Kurt Bayer is a Herald reporter based in Christchurch

Rejection of breast ad complaint 'laughable'

The BSA has not upheld the complaint from Gary McCormick. Photo / Doug Sherring
The BSA has not upheld the complaint from Gary McCormick. Photo / Doug Sherring

Broadcaster Gary McCormick has called for the Broadcasting Standards Authority to be scrapped after having a complaint about a "vulgar'' TV advertisement featuring women with extremely large breasts rejected.

McCormick, 60, complained to the Broadcasting Standards Authority (BSA) over ads shown during the 6pm One News for the documentary 'Real Life: The World's Most Enhanced Woman and Me'.

It showed women with massively enhanced breasts and McCormick complained that it breached standards of good taste and decency, and should not have been shown when children would be viewing.

The ad was "vulgar'' and "crass'', said the father of four daughters.

However, the BSA found the footage, while confronting and unacceptable to some, was relatively matter-of-fact and inexplicit rather than sexual.

"All of the women were clothed, and the promo did not contain any nudity,'' the BSA said.

"The shots of the women and the tone of the promo were not salacious or designed to titillate. Rather, we consider that the promo reflected the tenor of the documentary, focusing on the physiological aspect of getting breast implants of that size, and questioning the motivations behind electing to undergo those operations.

"The complainant has been concerned about these images but we, taking an objective view, do not consider that most viewers would have been offended by the promo.''

McCormick today described the BSA's decision as "laughable'' and highlighted bureaucracy "at its worst''.

"If you have a woman holding giant-sized breasts, wearing a singlet, and bouncing up and down at 5.40pm and 6.40pm when parents aren't forewarned, then there's no point in having a standards authority at all,'' he said.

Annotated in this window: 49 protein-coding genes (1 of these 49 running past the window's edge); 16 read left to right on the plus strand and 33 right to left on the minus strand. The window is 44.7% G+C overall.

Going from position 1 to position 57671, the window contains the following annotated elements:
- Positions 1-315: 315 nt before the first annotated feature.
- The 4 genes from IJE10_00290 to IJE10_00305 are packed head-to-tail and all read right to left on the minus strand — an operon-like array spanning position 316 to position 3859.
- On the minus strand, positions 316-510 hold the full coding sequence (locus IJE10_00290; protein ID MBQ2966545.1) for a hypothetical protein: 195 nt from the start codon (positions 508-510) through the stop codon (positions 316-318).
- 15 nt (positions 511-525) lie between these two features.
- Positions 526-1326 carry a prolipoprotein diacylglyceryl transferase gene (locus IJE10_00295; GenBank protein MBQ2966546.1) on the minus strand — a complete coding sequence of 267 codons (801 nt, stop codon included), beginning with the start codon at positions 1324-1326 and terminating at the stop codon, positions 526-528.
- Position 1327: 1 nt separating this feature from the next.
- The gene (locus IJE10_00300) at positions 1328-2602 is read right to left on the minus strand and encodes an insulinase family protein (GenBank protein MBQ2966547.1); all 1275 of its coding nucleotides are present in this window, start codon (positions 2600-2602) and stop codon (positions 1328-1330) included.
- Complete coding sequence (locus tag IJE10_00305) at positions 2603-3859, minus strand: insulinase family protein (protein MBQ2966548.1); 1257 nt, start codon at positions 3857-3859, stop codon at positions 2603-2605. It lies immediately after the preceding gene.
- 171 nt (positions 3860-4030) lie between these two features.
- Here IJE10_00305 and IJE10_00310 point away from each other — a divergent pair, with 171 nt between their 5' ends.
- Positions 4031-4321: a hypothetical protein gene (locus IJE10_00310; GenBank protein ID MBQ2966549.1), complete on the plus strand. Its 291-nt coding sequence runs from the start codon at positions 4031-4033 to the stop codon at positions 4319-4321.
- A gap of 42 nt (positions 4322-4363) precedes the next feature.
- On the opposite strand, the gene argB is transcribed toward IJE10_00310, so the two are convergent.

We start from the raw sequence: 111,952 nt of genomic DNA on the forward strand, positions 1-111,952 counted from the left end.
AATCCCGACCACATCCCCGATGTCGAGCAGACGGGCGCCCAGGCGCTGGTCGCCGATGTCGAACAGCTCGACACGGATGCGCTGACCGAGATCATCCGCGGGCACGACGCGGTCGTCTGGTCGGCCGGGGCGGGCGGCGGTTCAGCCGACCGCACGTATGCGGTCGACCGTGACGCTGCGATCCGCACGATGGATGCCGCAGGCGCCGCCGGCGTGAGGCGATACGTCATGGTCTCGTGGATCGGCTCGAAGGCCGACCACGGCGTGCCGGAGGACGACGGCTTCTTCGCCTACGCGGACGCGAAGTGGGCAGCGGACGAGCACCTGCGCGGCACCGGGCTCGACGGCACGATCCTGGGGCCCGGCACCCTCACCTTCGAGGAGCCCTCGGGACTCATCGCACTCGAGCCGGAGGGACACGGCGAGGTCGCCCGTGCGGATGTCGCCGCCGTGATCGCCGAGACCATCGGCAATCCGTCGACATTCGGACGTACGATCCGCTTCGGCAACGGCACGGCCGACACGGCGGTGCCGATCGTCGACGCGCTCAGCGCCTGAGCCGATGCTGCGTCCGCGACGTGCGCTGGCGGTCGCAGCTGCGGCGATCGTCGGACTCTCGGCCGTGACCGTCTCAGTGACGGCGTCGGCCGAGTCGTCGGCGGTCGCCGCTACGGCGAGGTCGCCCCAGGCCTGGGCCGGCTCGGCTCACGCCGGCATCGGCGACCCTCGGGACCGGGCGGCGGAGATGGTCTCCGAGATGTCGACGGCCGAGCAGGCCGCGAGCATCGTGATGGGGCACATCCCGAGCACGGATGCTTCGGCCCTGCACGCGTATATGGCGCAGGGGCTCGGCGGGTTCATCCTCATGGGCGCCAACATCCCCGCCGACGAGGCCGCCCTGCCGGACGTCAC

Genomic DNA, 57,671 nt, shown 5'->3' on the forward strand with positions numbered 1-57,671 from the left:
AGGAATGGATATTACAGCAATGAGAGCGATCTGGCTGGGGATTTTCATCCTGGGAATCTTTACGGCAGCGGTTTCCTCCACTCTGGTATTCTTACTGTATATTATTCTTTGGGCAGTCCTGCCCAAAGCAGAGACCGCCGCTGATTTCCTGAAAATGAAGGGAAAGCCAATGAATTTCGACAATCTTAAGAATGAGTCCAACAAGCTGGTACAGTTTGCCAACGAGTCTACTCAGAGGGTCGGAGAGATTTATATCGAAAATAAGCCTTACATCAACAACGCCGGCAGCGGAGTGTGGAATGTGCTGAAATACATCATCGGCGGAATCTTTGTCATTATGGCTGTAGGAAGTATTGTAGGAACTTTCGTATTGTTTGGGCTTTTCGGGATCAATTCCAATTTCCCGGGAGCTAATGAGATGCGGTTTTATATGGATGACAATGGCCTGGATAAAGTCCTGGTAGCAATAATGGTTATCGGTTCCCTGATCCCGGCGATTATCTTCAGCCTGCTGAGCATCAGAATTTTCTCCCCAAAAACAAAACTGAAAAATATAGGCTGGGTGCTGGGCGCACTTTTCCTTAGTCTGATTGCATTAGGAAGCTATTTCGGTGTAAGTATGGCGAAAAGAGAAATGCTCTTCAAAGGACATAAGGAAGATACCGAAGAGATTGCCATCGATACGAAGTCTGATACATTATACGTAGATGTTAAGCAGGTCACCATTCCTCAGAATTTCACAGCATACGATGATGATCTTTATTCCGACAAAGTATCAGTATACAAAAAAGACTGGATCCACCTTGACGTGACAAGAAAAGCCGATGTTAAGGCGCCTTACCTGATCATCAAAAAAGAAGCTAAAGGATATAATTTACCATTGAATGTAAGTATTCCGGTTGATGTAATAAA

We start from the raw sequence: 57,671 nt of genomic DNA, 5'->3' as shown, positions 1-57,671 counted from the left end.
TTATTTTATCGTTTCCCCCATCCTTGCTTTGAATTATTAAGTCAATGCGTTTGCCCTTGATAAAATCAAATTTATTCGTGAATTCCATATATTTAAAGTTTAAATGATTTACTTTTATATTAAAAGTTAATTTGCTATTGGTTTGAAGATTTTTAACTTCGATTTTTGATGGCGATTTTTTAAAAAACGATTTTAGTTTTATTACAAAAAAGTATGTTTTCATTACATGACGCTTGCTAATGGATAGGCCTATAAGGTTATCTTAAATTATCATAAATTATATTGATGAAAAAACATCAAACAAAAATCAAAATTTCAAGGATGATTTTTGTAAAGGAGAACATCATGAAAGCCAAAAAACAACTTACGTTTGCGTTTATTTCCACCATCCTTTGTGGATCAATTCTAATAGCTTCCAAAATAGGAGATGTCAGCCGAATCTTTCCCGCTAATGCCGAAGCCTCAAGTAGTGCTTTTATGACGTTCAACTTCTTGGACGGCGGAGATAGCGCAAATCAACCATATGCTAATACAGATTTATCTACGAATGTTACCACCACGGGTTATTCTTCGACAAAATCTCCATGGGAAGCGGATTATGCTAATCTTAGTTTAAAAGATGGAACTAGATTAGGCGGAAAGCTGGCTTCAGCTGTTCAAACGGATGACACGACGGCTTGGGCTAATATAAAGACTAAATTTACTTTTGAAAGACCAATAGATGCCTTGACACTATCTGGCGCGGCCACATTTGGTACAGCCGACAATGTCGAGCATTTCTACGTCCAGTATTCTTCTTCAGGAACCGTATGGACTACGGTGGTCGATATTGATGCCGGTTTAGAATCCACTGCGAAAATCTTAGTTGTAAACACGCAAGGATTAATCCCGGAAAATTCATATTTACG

"Now is the time to formally call for the abolition of the BSA. We're paying them for nothing.

"They are not only toothless, but gumless. They're the prime example of a complete and utter waste of time. It's bureaucracy at its worst.''

McCormick's concerns over the timing of the ads, before the 8.30pm AO watershed, were mitigated by the fact children were less likely to watch news programmes unsupervised, and because news programmes did naturally attract younger viewers, the BSA said.

"The content was not unsuitable for child viewers under the guidance of an adult, and would not have disturbed or alarmed them,'' it said.

But McCormick was left stunned by their conclusions.

"It alarmed and terrified me, and I'm just about the most liberal guy I know,'' the Christchurch radio celebrity said.

"It was disgusting, vulgar, grotesque, and crass.

"I've never made a complaint to the BSA before and went into it, thinking surely we have some standards. Obviously we don't have standards any more.''

The TV shows, which first aired on Britain's Channel 4, examined why some women took breast implants to "extraordinary extremes'' and spoke to "the new contender for the title of the world's most enhanced woman.''


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